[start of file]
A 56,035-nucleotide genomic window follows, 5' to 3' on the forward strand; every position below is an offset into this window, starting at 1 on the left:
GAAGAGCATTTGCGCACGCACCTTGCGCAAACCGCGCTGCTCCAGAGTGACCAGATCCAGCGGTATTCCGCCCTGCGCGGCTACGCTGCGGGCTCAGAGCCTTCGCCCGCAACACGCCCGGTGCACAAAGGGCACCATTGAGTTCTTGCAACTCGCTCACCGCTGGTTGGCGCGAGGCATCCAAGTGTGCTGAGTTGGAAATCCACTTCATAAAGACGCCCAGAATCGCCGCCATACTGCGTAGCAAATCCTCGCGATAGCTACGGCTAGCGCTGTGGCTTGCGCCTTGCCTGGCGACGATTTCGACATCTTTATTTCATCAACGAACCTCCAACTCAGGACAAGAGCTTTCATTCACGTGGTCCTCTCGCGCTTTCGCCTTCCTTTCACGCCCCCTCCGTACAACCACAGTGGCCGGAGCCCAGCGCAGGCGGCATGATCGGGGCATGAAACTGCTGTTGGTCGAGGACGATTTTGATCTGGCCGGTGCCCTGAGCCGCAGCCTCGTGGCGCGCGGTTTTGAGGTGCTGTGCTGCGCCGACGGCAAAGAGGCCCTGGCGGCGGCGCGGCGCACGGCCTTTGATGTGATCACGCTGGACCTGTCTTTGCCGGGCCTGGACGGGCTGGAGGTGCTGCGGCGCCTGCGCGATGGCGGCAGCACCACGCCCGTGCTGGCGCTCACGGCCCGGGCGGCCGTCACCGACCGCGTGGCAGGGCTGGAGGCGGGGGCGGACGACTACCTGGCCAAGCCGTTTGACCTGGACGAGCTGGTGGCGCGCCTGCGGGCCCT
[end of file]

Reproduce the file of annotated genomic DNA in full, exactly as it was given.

A 56,035-nucleotide genomic window follows, 5' to 3' on the forward strand; every position below is an offset into this window, starting at 1 on the left:
GAAGAGCATTTGCGCACGCACCTTGCGCAAACCGCGCTGCTCCAGAGTGACCAGATCCAGCGGTATTCCGCCCTGCGCGGCTACGCTGCGGGCTCAGAGCCTTCGCCCGCAACACGCCCGGTGCACAAAGGGCACCATTGAGTTCTTGCAACTCGCTCACCGCTGGTTGGCGCGAGGCATCCAAGTGTGCTGAGTTGGAAATCCACTTCATAAAGACGCCCAGAATCGCCGCCATACTGCGTAGCAAATCCTCGCGATAGCTACGGCTAGCGCTGTGGCTTGCGCCTTGCCTGGCGACGATTTCGACATCTTTATTTCATCAACGAACCTCCAACTCAGGACAAGAGCTTTCATTCACGTGGTCCTCTCGCGCTTTCGCCTTCCTTTCACGCCCCCTCCGTACAACCACAGTGGCCGGAGCCCAGCGCAGGCGGCATGATCGGGGCATGAAACTGCTGTTGGTCGAGGACGATTTTGATCTGGCCGGTGCCCTGAGCCGCAGCCTCGTGGCGCGCGGTTTTGAGGTGCTGTGCTGCGCCGACGGCAAAGAGGCCCTGGCGGCGGCGCGGCGCACGGCCTTTGATGTGATCACGCTGGACCTGTCTTTGCCGGGCCTGGACGGGCTGGAGGTGCTGCGGCGCCTGCGCGATGGCGGCAGCACCACGCCCGTGCTGGCGCTCACGGCCCGGGCGGCCGTCACCGACCGCGTGGCAGGGCTGGAGGCGGGGGCGGACGACTACCTGGCCAAGCCGTTTGACCTGGACGAGCTGGTGGCGCGCCTGCGGGCCCT